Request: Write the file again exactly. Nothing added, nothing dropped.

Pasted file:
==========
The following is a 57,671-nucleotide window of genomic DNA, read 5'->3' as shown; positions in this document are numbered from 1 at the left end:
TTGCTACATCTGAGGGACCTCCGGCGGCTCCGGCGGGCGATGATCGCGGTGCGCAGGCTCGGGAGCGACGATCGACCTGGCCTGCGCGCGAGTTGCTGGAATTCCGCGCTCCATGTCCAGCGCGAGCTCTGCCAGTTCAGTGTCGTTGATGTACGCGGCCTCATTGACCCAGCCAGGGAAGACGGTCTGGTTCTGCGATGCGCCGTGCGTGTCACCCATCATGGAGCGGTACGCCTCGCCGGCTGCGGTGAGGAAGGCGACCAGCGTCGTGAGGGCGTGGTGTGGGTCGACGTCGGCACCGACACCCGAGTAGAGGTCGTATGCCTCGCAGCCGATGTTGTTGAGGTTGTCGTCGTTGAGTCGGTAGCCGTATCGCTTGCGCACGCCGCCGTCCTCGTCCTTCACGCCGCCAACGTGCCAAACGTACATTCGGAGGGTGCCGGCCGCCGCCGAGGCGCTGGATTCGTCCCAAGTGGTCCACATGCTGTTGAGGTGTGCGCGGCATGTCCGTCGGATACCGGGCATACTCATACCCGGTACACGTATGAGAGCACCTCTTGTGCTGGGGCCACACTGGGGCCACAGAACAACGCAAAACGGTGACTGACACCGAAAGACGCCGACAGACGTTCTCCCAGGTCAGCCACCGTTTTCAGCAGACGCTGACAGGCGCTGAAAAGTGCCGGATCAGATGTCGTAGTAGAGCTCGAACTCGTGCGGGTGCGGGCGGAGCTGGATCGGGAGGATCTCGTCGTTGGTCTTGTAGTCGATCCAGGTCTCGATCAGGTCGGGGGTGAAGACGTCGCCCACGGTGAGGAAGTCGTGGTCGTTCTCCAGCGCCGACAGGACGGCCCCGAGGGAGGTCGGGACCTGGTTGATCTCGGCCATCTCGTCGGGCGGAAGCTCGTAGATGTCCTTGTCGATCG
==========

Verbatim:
The following is a 57,671-nucleotide window of genomic DNA, read 5'->3' as shown; positions in this document are numbered from 1 at the left end:
TTGCTACATCTGAGGGACCTCCGGCGGCTCCGGCGGGCGATGATCGCGGTGCGCAGGCTCGGGAGCGACGATCGACCTGGCCTGCGCGCGAGTTGCTGGAATTCCGCGCTCCATGTCCAGCGCGAGCTCTGCCAGTTCAGTGTCGTTGATGTACGCGGCCTCATTGACCCAGCCAGGGAAGACGGTCTGGTTCTGCGATGCGCCGTGCGTGTCACCCATCATGGAGCGGTACGCCTCGCCGGCTGCGGTGAGGAAGGCGACCAGCGTCGTGAGGGCGTGGTGTGGGTCGACGTCGGCACCGACACCCGAGTAGAGGTCGTATGCCTCGCAGCCGATGTTGTTGAGGTTGTCGTCGTTGAGTCGGTAGCCGTATCGCTTGCGCACGCCGCCGTCCTCGTCCTTCACGCCGCCAACGTGCCAAACGTACATTCGGAGGGTGCCGGCCGCCGCCGAGGCGCTGGATTCGTCCCAAGTGGTCCACATGCTGTTGAGGTGTGCGCGGCATGTCCGTCGGATACCGGGCATACTCATACCCGGTACACGTATGAGAGCACCTCTTGTGCTGGGGCCACACTGGGGCCACAGAACAACGCAAAACGGTGACTGACACCGAAAGACGCCGACAGACGTTCTCCCAGGTCAGCCACCGTTTTCAGCAGACGCTGACAGGCGCTGAAAAGTGCCGGATCAGATGTCGTAGTAGAGCTCGAACTCGTGCGGGTGCGGGCGGAGCTGGATCGGGAGGATCTCGTCGTTGGTCTTGTAGTCGATCCAGGTCTCGATCAGGTCGGGGGTGAAGACGTCGCCCACGGTGAGGAAGTCGTGGTCGTTCTCCAGCGCCGACAGGACGGCCCCGAGGGAGGTCGGGACCTGGTTGATCTCGGCCATCTCGTCGGGCGGAAGCTCGTAGATGTCCTTGTCGATCG